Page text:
Wesley Heights, Year One
Johnson/White/Oliver – Meagan Cascone
Learning Objective/Exit Outcomes:
- Students will be able to identify the word family a word belongs in.
- Students will be able to recognize the “ot, at, and it” word families.
- Students will be able to come up with words that fit in each word family.
- Students will use body percussion to assess retention of core subject knowledge.
ELAGSEKRF2 Demonstrate understanding of spoken words, syllables, and sounds (phonemes).
- Recognize and produce rhyming words.
ELAGSEKRF3 Know and apply grade-level phonics and word analysis skills in decoding words.
- Demonstrate basic knowledge of one to one letter-sound correspondences for each consonant.
- Demonstrate basic knowledge of long and short sounds for the given major vowels.
- Distinguish between similarly spelled words by identifying the sounds of the letters that differ.
ESGMK.CR.1 Improvise melodies, variations, and accompaniments.
- Improvise simple body percussion patterns.
- Improvise soundscapes (e.g. weather, animals, other sound effects).
- Improvise using various sound sources (e.g. electronic sounds, found sounds, body percussion, classroom instruments).
The students remained in their desks for this activity.
The four types of body percussion we focused on during this activity were clapping, stomping, chest drumming, and hand swiping. When the PAIR specialist set up the activity, she had a discussion with the class about different music terms that could be used to describe the different percussive sounds, such as volume, tempo, rhythm, and quality.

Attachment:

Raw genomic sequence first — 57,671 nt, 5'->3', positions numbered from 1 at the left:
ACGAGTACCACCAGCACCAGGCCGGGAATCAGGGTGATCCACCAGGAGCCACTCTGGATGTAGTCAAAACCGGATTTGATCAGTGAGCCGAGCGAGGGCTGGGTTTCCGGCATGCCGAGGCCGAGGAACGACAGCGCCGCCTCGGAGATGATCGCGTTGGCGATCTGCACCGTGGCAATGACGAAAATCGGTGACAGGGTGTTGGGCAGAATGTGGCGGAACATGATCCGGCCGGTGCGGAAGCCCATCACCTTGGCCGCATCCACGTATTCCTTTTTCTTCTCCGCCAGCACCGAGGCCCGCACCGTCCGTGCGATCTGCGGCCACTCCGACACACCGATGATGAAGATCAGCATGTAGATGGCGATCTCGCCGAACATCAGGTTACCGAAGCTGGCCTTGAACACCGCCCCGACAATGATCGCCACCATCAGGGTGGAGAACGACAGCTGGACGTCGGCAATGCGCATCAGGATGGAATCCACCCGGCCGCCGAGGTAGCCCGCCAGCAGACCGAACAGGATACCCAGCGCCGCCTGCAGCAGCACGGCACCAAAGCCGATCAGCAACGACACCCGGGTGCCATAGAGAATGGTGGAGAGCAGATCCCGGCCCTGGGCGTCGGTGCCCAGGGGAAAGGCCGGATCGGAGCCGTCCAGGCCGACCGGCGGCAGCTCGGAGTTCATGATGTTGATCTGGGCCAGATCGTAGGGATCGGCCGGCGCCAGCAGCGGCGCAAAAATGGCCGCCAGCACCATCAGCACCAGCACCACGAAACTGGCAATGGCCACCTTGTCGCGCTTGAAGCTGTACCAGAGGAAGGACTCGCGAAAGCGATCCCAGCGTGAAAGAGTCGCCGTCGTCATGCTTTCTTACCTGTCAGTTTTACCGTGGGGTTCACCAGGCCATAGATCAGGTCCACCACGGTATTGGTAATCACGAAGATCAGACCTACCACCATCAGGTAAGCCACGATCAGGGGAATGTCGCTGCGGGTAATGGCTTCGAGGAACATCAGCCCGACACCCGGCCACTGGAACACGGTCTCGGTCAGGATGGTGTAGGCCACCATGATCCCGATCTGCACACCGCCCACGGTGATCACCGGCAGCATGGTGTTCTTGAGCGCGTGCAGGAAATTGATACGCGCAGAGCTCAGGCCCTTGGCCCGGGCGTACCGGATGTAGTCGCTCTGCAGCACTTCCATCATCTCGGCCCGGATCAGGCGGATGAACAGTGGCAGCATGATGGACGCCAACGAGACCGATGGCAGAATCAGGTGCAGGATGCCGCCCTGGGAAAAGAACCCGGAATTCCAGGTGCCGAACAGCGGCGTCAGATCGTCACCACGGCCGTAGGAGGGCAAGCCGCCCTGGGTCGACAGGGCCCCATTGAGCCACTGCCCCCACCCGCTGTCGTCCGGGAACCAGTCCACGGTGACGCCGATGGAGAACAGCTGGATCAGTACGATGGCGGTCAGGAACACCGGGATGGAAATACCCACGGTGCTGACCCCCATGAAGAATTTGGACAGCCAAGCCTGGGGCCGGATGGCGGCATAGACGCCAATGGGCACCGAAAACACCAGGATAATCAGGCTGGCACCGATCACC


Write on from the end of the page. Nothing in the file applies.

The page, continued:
The PAIR specialist told the students that each word family would have their own body percussion sound. The “at” family would be hand swipes, the “ot” family would be chest drums, and the “it” family would be claps.
The teacher and the PAIR specialist would then call out different words from these families and the students would have to show, with their body percussion, what family the word belonged to. For example, if the word said was “mat,” then the students would do hand swipes. If the word was “sit,” the students would clap.
After several rounds of this, the teacher or PAIR Specialist would then call on a student. This student would have to show them one form of the body percussion. They would then have to come up with a word that fit in that family. For example, if the student that the teacher called on was using chest drums, the student would then have to say a word in the “ot” family, like “hot.” This allowed the students to determine both the family and the words that belonged in that family.
To more deeply integrate this lesson, have students give different words from the word families learned and write them on the board, in groups of four like a measure of 4/4 notes. Then challenge the class to “play” the word family music across the board. It is important to give the class a tempo to keep across the measures of word “music.” Then, play with volume, telling students to “play” the “ot” family words louder than the other words, etc.